Trend Alert: 10 Artist/Brand Partnerships We'd Like To See
One of the most notable trends emerging from SXSW earlier this month was the increasing prevalence of financial partnerships between artists and brands. The highest-profile example of this phenomenon came courtesy of Lil Wayne, who taped a Mountain Dew spot from the stage at his Young Money/Cash Money showcase gig at the Austin Music Hall.
The commercial won't be a one-off project for Wayne or the Dew. The rapper and the soda company are teaming up for a wide campaign comprising print advertising, TV spots and digital outreach. There are also plans to drum up publicity by building skate parks around the country, starting with the rapper's hometown of New Orleans.
Brands partnering up with artists is hardly new -- who could forget Madonna's infamous "Like a Prayer" Pepsi ad? But with digital album sales failing to offset declining CD purchases over the past several years, partnerships like Wayne's with Mountain Dew could soon become standard for music-industry superstars.
Big advertising campaigns like Mountain Dew's DEWeezy promotion put artists' faces and music in front of a lot of people at no cost to the musicians or their labels, and some brands are signing deals with artists to finance concerts, tours and other musical projects, decreasing creative expenses and increasing revenues.
These partnerships offer real opportunities for the corporations, too. Renaud Skalli is head of artist and label relations for MyLoveAffair, an international matchmaking agency that's paired artists like Katy Perry, David Guetta and Coldplay with brands looking for some star power. He says artists' increasing reach has more companies than ever looking to sign deals with musicians.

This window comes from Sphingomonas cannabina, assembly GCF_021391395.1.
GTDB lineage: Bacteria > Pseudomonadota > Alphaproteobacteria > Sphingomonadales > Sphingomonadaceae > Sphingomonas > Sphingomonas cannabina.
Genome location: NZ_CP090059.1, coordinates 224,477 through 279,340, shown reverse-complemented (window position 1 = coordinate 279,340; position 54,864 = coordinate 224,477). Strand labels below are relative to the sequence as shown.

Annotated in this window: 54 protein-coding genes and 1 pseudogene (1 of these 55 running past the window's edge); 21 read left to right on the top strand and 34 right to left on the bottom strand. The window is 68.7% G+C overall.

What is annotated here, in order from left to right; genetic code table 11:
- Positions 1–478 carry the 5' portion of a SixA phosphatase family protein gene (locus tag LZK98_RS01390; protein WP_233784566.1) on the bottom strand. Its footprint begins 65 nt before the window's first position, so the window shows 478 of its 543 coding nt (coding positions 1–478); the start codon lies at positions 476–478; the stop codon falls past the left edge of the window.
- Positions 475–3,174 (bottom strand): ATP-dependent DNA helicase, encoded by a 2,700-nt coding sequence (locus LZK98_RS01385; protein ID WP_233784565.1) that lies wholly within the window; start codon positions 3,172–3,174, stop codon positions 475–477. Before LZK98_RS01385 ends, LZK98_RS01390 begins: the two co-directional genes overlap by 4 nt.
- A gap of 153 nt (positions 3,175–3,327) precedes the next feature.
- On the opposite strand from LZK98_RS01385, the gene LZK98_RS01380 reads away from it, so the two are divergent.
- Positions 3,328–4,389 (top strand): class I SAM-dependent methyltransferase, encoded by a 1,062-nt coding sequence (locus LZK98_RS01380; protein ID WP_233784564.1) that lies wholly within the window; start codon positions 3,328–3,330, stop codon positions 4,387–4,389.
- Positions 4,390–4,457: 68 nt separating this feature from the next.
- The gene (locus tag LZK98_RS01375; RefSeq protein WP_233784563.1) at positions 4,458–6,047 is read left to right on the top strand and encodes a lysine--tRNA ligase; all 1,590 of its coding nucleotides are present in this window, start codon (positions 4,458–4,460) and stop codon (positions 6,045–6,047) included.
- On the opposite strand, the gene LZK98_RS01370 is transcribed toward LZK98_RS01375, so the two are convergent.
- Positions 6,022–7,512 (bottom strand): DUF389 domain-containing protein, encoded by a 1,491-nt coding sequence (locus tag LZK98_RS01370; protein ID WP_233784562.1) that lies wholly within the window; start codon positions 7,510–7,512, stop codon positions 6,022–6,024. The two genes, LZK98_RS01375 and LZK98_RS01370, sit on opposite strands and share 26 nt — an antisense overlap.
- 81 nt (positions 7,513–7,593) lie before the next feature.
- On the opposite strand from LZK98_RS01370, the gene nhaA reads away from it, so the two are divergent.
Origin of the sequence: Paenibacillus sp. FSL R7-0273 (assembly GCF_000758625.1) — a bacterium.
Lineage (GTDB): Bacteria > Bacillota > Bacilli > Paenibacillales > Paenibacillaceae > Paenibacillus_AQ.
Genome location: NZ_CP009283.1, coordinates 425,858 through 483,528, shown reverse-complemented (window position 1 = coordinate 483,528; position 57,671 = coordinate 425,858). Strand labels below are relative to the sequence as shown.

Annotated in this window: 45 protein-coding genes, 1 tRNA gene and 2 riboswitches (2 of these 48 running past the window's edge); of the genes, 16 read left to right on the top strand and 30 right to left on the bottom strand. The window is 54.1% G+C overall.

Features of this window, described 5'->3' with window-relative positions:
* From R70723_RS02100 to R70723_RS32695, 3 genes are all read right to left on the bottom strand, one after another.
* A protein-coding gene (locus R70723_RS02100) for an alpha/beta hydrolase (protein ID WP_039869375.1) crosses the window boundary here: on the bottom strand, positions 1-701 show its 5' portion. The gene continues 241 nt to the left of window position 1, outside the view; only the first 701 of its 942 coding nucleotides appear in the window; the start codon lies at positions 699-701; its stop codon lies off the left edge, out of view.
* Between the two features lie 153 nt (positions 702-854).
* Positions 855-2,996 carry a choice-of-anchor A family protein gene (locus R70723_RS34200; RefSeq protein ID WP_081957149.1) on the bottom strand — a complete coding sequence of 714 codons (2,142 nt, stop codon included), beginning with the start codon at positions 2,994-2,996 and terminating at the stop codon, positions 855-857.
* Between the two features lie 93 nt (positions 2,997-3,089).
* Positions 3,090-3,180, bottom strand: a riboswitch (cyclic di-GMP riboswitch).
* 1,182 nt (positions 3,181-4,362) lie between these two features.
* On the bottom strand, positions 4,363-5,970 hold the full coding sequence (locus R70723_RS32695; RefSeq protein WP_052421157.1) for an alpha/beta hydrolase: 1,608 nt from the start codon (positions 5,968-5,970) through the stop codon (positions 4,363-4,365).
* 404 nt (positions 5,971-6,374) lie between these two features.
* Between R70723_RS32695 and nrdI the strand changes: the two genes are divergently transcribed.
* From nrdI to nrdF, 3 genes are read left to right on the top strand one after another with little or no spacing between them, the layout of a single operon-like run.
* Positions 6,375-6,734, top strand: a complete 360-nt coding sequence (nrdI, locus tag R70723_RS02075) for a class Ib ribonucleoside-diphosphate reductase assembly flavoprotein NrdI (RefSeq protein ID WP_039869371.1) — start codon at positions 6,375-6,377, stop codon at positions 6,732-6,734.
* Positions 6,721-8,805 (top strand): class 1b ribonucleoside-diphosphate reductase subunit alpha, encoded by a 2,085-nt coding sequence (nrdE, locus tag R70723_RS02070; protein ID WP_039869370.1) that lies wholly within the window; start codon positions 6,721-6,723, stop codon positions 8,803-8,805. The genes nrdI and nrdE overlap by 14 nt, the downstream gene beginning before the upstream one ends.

"The majority of brands in all sectors are now looking at building campaigns around music," Skalli says. "One of the main reasons for this lies in the fact that artists are now seen as media of their own thanks to their online profiles.
My Love Affair on Facebook
Artists like Rihanna (53 million fans on Facebook) or David Guetta (31 million) can use their official Web profiles to spread out messages, including branded ones, to millions of people."
The promise of making millions together is obviously a powerful motivator for brands and artists to team up. But surely these things can backfire, too--Even the biggest rock stars have their cred to consider. That's why guys like Skalli get paid to come up with matches that make sense.
"All partnerships between brands and artists have got to be thought through in an organic way," he says. "Rarely has the relationship between an artist and their fans been damaged following a genuine collaboration with a brand.
"We believe that every brand partnership needs to be a win-win situation where the brand gains exposure and engagement through the link-up and where the artist can benefit from the campaign and take this opportunity to provide his fans with even more exclusive and unexpected content."
At Rocks Off, we've got our own ideas about what could result in a profitable "genuine collaboration" for both parties. Skalli and his colleagues at MyLoveAffair didn't ask for our help, but we like to think of ourselves as generous. That's why we came up with our own list of prospective artist/brand partnerships that we believe could serve the interests of both.